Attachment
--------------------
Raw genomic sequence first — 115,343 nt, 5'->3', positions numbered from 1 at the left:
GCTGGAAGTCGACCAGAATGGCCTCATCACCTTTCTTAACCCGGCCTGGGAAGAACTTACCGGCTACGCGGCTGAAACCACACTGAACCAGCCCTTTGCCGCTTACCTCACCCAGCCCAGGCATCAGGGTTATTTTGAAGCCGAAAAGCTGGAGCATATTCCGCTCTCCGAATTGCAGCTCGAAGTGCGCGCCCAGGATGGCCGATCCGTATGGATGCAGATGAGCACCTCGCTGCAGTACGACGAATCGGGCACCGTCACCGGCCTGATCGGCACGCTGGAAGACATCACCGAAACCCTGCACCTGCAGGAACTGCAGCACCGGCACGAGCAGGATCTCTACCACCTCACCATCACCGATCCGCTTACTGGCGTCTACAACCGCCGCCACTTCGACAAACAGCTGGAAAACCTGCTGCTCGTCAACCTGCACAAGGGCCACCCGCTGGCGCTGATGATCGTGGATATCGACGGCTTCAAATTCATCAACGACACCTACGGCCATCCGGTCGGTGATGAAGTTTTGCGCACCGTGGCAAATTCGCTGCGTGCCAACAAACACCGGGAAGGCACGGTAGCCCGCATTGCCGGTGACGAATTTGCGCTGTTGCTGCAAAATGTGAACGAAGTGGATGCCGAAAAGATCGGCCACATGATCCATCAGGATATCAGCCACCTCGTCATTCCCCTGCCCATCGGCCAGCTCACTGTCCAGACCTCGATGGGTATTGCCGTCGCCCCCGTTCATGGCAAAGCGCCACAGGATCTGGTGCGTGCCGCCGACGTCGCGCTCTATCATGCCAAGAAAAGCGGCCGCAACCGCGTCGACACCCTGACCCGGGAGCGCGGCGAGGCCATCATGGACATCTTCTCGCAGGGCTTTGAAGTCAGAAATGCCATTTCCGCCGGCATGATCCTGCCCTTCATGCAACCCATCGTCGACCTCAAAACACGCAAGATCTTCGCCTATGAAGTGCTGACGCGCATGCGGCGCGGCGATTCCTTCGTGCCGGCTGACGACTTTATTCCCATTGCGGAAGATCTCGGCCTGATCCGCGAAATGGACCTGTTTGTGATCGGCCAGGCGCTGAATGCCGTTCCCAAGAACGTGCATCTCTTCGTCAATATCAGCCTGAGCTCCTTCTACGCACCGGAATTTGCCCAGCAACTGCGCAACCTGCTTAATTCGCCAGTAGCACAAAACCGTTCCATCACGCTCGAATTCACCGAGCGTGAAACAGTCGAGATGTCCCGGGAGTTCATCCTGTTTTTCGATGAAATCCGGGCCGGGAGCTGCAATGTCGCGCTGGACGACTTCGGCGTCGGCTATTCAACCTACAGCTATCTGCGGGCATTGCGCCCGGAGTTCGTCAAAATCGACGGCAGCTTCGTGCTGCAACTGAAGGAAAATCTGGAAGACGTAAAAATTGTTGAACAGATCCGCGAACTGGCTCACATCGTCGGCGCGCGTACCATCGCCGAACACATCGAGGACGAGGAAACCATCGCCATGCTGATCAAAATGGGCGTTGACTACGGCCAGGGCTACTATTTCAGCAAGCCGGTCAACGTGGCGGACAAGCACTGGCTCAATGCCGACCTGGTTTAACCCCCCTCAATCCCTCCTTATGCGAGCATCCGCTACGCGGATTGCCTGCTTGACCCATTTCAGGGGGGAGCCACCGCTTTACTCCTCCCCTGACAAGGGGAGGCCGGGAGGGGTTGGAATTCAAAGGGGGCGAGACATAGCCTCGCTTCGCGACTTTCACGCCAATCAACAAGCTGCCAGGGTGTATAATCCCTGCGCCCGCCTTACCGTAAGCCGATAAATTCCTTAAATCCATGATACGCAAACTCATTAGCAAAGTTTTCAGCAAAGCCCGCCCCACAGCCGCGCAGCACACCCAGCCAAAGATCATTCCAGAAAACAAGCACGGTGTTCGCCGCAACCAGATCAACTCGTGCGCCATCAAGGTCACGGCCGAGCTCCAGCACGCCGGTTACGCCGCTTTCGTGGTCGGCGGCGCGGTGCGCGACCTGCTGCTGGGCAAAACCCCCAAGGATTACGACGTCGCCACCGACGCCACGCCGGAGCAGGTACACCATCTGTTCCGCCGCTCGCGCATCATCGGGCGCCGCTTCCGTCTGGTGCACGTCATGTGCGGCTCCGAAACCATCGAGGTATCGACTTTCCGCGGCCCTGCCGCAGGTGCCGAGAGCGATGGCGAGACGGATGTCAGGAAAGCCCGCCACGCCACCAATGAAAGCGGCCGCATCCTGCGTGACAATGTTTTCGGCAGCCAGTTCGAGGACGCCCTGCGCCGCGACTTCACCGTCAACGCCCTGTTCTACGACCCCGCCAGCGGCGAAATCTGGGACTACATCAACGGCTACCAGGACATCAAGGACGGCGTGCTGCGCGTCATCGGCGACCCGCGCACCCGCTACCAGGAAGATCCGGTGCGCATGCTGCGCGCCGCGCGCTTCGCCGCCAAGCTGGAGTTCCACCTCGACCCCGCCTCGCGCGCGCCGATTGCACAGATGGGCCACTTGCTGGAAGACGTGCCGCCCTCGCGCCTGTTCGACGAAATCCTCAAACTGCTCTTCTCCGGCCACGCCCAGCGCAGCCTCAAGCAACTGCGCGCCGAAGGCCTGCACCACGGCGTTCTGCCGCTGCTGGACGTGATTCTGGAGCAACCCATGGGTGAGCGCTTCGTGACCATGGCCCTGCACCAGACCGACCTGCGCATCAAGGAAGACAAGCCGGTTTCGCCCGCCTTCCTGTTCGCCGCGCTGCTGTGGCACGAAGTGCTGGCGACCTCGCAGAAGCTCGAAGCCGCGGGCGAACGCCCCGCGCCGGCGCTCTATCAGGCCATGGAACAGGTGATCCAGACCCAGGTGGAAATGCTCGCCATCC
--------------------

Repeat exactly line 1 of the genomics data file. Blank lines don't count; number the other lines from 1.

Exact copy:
Raw genomic sequence first — 115,343 nt, 5'->3', positions numbered from 1 at the left: